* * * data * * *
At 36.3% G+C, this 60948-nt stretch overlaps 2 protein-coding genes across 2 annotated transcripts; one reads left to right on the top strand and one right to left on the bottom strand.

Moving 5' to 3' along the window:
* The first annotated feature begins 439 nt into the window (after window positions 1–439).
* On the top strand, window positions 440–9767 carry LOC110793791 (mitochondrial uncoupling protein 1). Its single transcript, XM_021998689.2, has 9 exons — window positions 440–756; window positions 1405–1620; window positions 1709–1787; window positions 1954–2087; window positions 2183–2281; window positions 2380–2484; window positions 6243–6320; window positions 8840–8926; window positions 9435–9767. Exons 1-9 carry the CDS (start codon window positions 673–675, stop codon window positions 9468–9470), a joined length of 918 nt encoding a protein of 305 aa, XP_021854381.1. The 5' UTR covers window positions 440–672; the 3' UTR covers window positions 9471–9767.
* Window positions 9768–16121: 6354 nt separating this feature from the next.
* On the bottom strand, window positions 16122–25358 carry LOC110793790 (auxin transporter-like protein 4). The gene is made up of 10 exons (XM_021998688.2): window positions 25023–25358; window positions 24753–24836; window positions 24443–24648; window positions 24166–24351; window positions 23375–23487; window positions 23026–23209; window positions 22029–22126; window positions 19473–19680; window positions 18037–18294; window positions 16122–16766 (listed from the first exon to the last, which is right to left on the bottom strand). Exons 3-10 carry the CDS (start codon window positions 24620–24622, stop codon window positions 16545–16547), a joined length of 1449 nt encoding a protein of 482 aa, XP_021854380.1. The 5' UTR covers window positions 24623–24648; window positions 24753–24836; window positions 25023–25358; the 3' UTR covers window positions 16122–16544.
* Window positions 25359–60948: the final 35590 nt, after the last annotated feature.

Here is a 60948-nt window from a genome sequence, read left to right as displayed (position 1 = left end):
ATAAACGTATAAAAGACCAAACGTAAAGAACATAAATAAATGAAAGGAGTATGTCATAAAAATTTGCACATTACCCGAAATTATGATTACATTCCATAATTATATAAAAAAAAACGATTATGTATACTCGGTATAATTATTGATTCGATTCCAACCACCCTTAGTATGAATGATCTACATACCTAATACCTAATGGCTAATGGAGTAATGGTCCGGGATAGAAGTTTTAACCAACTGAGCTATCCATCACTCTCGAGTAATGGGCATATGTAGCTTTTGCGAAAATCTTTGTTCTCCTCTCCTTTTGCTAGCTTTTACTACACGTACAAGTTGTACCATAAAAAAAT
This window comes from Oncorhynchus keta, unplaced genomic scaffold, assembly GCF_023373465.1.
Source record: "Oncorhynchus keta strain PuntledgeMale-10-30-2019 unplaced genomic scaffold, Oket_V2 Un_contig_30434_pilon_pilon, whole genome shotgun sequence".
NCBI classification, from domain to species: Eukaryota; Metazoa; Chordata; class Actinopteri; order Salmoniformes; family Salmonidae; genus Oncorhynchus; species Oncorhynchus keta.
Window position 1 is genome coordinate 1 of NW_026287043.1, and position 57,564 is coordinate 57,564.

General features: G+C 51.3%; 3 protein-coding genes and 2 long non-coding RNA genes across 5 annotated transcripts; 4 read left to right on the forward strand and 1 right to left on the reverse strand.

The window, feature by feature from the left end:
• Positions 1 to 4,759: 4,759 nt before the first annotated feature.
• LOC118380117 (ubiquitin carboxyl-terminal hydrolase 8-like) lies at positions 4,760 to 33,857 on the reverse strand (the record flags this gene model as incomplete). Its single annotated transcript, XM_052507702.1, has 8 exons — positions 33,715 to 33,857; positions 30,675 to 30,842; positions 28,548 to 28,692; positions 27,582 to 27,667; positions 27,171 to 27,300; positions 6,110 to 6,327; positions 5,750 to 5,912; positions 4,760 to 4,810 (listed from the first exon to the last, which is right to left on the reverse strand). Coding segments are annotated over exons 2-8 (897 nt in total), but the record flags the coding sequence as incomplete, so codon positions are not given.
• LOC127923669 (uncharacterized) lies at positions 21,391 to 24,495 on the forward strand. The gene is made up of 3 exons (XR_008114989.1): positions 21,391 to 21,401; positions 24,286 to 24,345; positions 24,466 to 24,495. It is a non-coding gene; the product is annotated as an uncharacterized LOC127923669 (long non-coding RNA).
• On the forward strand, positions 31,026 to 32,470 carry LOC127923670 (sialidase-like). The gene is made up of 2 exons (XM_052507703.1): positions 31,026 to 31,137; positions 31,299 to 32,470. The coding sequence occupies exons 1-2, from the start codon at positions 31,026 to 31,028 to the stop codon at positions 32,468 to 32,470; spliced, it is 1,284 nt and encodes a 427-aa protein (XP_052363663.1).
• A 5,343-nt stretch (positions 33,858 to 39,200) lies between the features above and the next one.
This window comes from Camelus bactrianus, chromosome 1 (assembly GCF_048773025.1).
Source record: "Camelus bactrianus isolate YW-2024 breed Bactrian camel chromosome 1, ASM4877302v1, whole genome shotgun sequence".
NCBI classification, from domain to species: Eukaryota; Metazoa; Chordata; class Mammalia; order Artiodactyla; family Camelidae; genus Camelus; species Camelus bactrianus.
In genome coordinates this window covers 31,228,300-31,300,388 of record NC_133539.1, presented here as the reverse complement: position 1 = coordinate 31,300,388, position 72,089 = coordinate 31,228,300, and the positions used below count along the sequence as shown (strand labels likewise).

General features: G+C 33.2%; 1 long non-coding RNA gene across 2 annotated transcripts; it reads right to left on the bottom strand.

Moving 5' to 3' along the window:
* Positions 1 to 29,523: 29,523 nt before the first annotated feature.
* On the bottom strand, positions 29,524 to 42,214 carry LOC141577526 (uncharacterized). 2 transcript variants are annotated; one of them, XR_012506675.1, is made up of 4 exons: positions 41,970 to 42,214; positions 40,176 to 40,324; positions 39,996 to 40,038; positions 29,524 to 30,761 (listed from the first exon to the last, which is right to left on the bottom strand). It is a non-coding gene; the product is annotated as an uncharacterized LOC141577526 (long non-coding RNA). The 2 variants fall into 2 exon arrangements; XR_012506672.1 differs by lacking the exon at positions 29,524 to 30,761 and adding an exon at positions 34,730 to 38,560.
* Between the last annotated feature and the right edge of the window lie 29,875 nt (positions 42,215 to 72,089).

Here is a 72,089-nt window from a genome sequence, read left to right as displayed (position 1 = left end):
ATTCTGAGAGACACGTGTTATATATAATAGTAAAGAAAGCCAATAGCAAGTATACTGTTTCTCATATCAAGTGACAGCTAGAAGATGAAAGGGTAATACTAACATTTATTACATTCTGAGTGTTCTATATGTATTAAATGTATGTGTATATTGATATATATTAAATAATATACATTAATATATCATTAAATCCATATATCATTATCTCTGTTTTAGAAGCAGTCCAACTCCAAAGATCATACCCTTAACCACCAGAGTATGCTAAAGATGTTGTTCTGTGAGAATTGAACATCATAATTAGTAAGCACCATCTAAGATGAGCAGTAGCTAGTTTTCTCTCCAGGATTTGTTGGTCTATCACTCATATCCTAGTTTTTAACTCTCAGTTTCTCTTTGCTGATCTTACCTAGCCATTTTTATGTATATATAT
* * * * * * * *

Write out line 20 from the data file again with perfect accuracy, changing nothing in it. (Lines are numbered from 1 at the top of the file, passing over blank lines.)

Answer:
• A 5,343-nt stretch (positions 33,858 to 39,200) lies between the features above and the next one.